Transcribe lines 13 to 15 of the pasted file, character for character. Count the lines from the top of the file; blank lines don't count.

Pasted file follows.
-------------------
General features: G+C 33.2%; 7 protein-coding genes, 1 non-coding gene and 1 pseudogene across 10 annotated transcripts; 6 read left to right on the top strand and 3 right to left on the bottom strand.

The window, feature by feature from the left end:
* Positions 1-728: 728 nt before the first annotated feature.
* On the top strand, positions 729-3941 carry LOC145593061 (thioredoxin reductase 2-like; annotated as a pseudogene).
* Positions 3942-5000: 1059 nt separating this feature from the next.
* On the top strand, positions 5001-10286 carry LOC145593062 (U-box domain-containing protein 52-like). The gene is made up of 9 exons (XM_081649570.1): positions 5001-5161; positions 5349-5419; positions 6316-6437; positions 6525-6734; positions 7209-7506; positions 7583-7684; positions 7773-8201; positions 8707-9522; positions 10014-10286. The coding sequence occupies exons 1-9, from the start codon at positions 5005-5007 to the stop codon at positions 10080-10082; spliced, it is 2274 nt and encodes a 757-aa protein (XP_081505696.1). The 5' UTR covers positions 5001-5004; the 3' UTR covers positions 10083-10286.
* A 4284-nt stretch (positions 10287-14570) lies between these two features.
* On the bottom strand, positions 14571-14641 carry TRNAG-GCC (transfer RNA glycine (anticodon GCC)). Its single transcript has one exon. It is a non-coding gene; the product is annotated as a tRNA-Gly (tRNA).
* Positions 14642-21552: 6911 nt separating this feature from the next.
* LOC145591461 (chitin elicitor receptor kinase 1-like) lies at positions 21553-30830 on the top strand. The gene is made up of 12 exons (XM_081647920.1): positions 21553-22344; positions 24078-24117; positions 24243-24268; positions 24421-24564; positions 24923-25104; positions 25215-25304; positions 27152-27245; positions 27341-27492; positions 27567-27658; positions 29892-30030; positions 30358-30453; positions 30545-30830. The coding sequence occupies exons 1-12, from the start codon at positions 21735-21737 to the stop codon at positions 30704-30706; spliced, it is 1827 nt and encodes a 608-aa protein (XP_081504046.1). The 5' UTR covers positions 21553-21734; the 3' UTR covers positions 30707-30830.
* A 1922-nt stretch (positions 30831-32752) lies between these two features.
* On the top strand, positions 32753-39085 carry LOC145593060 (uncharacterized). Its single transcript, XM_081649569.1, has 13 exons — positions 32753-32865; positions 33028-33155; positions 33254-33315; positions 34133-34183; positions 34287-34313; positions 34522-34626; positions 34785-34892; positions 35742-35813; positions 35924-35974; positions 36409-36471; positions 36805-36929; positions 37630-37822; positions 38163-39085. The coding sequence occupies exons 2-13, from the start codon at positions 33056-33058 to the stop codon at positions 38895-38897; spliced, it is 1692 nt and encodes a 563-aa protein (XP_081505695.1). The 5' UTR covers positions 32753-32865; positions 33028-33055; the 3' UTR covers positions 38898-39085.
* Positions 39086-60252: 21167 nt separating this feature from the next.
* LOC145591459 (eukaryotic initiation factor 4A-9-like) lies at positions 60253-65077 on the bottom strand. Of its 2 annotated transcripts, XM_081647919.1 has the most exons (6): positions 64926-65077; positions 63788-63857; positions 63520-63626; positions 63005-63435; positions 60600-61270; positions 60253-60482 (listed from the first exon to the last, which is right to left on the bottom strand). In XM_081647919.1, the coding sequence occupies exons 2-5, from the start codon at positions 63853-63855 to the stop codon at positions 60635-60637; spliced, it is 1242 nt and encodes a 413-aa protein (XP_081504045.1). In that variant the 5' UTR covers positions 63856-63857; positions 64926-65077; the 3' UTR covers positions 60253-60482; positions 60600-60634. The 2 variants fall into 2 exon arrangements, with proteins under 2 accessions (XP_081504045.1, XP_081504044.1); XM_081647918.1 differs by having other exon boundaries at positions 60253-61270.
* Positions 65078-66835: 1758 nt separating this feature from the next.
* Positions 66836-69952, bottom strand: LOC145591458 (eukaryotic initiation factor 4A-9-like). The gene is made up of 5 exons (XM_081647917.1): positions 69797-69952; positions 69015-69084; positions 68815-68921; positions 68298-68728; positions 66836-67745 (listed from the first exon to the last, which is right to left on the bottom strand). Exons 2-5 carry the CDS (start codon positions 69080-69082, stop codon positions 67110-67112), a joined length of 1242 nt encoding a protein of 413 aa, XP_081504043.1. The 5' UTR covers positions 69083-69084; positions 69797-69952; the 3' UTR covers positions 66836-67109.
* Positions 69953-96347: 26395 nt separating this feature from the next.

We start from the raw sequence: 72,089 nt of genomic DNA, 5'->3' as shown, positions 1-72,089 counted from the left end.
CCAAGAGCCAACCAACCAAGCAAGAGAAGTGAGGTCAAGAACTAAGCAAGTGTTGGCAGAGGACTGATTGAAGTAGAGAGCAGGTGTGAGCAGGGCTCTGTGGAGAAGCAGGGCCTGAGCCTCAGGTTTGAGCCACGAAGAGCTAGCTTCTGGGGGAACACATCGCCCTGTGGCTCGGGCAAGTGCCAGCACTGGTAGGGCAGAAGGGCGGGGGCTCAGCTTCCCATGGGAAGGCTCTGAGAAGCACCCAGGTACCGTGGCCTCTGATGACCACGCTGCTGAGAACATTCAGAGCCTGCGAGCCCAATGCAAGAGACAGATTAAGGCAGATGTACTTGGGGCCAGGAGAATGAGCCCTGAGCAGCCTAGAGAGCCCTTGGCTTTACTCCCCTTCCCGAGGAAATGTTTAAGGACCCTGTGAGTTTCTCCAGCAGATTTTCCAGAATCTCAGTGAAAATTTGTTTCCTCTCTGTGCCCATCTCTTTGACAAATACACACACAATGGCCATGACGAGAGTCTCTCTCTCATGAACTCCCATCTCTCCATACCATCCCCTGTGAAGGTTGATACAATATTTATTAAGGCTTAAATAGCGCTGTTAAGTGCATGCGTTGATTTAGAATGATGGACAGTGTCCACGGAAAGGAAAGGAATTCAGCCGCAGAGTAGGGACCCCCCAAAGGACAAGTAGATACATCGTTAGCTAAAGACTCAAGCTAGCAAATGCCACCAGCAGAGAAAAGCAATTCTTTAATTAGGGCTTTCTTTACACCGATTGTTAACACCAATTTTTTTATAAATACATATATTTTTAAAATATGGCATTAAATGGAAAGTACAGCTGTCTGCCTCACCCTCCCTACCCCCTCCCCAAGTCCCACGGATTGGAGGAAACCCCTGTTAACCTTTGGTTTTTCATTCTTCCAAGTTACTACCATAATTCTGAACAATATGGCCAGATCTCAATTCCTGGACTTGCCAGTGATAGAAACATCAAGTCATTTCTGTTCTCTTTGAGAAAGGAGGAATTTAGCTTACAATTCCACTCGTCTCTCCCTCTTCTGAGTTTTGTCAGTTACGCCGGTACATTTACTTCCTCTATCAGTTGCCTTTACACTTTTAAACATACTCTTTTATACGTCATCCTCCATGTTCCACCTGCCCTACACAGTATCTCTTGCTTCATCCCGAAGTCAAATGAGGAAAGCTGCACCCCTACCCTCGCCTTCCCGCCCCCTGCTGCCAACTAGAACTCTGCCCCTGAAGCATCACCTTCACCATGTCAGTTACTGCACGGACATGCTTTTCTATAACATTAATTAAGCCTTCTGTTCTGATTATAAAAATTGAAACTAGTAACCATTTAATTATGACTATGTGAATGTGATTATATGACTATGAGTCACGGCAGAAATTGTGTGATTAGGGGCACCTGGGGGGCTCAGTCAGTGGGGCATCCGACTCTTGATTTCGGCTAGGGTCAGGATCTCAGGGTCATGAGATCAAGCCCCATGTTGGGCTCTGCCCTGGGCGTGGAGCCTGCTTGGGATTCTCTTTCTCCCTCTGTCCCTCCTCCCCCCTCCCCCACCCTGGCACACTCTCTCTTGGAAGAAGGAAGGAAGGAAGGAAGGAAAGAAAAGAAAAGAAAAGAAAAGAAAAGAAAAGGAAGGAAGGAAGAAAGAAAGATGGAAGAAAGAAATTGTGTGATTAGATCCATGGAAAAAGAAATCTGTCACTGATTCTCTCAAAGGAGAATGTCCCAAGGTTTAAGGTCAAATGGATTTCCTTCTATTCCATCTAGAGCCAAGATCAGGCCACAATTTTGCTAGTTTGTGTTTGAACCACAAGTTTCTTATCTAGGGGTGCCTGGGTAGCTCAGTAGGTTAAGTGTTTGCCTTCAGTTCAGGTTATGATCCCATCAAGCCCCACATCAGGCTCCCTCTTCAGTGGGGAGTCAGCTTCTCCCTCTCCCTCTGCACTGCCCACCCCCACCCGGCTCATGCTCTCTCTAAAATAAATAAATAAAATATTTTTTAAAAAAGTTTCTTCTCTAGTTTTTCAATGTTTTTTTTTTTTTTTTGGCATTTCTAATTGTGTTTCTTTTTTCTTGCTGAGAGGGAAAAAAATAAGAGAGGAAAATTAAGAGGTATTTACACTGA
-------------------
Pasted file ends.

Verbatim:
* Positions 39086-60252: 21167 nt separating this feature from the next.
* LOC145591459 (eukaryotic initiation factor 4A-9-like) lies at positions 60253-65077 on the bottom strand. Of its 2 annotated transcripts, XM_081647919.1 has the most exons (6): positions 64926-65077; positions 63788-63857; positions 63520-63626; positions 63005-63435; positions 60600-61270; positions 60253-60482 (listed from the first exon to the last, which is right to left on the bottom strand). In XM_081647919.1, the coding sequence occupies exons 2-5, from the start codon at positions 63853-63855 to the stop codon at positions 60635-60637; spliced, it is 1242 nt and encodes a 413-aa protein (XP_081504045.1). In that variant the 5' UTR covers positions 63856-63857; positions 64926-65077; the 3' UTR covers positions 60253-60482; positions 60600-60634. The 2 variants fall into 2 exon arrangements, with proteins under 2 accessions (XP_081504045.1, XP_081504044.1); XM_081647918.1 differs by having other exon boundaries at positions 60253-61270.
* Positions 65078-66835: 1758 nt separating this feature from the next.